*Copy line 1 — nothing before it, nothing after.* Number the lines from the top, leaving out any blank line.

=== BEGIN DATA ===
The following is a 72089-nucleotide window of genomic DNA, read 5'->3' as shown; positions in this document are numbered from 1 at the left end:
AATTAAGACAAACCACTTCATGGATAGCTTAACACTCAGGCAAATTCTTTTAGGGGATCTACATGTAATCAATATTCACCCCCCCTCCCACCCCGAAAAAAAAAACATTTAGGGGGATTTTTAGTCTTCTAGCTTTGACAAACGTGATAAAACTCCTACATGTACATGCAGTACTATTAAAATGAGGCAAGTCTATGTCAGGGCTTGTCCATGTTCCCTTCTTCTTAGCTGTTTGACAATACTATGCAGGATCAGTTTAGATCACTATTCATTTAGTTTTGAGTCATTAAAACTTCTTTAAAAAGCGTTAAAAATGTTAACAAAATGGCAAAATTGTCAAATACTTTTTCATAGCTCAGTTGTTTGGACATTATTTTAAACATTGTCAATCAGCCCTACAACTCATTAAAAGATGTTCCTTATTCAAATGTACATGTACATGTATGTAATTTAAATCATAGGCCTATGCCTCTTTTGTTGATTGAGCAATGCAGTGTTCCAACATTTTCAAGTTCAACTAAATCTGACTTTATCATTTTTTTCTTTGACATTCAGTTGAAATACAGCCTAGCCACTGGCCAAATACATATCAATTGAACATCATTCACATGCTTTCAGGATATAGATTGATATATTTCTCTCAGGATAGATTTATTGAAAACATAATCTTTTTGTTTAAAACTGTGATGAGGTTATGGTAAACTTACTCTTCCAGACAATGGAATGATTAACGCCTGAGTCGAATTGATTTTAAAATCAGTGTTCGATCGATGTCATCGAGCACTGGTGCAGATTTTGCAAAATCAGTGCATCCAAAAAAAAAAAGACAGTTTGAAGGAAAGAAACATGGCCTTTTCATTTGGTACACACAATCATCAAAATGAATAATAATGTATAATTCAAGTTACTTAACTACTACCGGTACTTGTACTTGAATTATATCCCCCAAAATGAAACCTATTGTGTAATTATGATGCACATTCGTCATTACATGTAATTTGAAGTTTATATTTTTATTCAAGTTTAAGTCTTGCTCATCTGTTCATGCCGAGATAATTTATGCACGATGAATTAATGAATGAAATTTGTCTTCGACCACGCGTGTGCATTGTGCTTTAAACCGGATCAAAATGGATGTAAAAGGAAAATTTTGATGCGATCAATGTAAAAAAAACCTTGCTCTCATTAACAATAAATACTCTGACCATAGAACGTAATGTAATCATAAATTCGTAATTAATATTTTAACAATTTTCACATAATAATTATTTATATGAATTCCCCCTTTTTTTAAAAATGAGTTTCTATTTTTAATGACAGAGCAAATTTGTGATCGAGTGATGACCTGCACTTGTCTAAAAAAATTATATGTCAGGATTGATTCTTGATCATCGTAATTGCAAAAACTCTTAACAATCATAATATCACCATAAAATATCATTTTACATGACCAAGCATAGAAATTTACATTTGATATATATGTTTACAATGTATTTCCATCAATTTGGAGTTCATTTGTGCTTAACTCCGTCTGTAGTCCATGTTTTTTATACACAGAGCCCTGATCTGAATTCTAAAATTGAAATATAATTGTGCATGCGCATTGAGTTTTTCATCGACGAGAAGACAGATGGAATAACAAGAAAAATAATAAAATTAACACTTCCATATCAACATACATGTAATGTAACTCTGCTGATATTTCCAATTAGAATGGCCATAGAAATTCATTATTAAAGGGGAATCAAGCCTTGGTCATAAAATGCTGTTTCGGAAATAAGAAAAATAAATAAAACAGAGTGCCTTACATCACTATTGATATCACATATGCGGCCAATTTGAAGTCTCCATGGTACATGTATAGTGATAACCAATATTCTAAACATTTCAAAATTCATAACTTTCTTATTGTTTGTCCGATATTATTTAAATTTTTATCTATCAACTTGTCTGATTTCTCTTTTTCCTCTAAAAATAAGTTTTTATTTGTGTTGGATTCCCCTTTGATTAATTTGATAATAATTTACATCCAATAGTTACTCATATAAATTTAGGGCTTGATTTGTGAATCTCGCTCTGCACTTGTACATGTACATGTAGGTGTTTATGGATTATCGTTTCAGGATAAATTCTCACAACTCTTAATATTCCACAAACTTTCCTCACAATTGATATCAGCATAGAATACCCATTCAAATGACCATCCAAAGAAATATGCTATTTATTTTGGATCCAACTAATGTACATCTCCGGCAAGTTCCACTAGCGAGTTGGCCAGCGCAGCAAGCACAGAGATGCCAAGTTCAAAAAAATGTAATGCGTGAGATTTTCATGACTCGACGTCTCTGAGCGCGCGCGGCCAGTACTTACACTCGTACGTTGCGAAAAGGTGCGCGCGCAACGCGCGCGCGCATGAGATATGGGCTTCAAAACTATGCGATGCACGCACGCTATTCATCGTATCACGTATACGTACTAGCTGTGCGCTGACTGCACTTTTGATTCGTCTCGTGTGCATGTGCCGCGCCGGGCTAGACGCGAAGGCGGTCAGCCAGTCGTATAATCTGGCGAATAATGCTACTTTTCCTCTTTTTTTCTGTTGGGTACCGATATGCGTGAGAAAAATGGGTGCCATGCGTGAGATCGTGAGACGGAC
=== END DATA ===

The following is a 72089-nucleotide window of genomic DNA, read 5'->3' as shown; positions in this document are numbered from 1 at the left end: